JW: For me, the biggest revelation is how easy it is to travel throughout the country, cities, and Europe in general. Public transportation and infrastructure in Europe is amazing compared to the United States! I can easily take the Metro in and around cities and there is no need for a car at all. There are also high-speed trains that can take you from one city to the next in half the amount of time it would normally take to get there via car or a normal train. You cannot say that about most American cities where a car is necessary, due to the lack of public transportation options. There are a lot of options for public transportation in Spain and the rest of Europe.
BSM: What surprised you most about traveling abroad?
JW: Traveling abroad has made me realize how small the world really is. I have realized that Americans aren’t so different from other people in the world and we are all connected in one way or another through similar interests or through what makes us different.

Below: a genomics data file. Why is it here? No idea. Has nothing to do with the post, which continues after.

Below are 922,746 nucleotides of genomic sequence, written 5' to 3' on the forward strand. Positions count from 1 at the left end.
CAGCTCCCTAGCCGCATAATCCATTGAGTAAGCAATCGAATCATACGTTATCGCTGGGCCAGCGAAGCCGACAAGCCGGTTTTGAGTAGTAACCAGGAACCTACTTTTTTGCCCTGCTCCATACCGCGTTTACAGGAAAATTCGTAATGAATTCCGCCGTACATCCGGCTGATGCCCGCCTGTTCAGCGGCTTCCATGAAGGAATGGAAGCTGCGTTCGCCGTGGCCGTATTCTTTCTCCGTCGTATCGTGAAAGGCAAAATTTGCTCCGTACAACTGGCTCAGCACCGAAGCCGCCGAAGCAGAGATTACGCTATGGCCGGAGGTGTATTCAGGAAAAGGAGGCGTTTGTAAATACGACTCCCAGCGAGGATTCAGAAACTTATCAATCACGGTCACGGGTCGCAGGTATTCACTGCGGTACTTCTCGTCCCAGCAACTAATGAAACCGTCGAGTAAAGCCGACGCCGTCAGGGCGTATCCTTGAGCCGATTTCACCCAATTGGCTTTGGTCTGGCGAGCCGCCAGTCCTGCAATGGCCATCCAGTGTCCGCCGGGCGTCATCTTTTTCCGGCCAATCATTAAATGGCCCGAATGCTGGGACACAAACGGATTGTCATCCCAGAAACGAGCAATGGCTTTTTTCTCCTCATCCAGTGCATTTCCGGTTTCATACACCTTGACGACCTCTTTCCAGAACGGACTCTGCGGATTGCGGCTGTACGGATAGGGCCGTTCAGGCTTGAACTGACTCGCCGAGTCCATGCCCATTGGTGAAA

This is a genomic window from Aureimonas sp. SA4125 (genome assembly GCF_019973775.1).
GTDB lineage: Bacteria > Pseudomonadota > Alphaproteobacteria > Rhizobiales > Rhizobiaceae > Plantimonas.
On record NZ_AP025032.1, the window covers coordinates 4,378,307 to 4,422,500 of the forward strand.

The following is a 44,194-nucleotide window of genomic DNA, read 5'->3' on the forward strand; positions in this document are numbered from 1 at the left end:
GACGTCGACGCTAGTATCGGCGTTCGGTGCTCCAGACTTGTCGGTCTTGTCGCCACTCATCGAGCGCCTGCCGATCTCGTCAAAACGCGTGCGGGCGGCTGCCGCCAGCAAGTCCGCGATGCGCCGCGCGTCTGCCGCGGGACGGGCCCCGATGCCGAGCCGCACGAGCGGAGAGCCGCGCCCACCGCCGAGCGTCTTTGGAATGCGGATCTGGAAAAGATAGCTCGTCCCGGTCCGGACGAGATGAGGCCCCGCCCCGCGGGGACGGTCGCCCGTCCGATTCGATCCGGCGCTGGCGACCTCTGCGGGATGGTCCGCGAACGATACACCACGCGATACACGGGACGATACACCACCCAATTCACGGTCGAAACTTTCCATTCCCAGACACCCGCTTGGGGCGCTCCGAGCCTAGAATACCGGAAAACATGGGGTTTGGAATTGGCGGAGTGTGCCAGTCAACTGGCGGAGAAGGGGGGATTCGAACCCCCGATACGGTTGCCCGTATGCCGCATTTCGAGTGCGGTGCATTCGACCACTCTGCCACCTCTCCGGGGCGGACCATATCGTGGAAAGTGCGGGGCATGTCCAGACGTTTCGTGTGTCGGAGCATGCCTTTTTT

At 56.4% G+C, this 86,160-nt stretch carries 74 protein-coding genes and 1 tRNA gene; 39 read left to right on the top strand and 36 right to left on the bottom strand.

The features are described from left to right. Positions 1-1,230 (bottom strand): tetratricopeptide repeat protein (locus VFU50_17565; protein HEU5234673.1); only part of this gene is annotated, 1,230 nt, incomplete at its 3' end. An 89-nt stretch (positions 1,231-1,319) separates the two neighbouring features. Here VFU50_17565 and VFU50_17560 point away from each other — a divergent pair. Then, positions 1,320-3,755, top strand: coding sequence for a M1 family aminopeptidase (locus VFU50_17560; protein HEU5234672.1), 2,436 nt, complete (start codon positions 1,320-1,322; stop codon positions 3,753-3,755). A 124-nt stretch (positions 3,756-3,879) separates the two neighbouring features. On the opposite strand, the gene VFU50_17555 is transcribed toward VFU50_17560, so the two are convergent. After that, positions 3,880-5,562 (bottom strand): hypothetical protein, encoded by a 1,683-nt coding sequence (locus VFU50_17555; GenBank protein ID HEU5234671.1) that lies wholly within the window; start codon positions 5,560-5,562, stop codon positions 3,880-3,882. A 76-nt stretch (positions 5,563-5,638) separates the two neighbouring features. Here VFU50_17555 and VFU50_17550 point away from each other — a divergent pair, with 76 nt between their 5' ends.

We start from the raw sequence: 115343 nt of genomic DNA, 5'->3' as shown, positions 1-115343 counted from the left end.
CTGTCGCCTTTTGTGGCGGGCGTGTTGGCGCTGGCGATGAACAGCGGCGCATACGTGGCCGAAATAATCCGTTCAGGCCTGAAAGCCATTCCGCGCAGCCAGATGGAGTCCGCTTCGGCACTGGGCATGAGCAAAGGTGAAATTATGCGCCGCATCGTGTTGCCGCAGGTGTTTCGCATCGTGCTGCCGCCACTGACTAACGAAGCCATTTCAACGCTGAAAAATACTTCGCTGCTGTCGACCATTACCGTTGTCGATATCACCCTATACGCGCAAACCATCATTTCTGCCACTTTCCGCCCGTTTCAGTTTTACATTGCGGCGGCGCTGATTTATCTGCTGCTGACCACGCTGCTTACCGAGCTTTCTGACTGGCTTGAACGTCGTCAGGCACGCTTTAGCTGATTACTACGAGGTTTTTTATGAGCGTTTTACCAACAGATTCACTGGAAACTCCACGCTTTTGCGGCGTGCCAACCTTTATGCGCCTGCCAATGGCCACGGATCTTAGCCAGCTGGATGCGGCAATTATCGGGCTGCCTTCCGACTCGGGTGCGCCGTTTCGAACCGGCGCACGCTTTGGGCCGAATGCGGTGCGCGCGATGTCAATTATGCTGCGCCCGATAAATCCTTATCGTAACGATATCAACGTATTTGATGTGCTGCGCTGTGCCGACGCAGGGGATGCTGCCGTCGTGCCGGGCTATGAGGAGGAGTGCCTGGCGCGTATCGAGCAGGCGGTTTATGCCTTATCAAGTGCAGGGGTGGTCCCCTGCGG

BSM: Describe your weirdest travel experience.
JW: I think my weirdest travel experience so far has to be when I went to Ibiza, an island off the coast of Spain. Since we were on an island, one afternoon my friends and I decided to go to the beach. When we arrived, we saw kids playing in the sand naked, women topless, and most men in speedos or a few baring it all. This was not a nude beach. This was the first time we all went to a beach outside of the United States and it was interesting to learn that a lot of people are very comfortable with their bodies here and these things are not taboo like it would be back home in the States.
BSM: Do you think your study abroad experience has led you to a broader, more cultured perspective?
JW: I definitely believe my study abroad experience has allowed me to become more self-aware of who I am as a person and has reemphasized some of my interests and goals personally, professionally, and academically. I feel every student should study abroad if given the chance. It will be one of the best decisions you ever make!
BSM: What has been your favorite place that you have travelled to while abroad?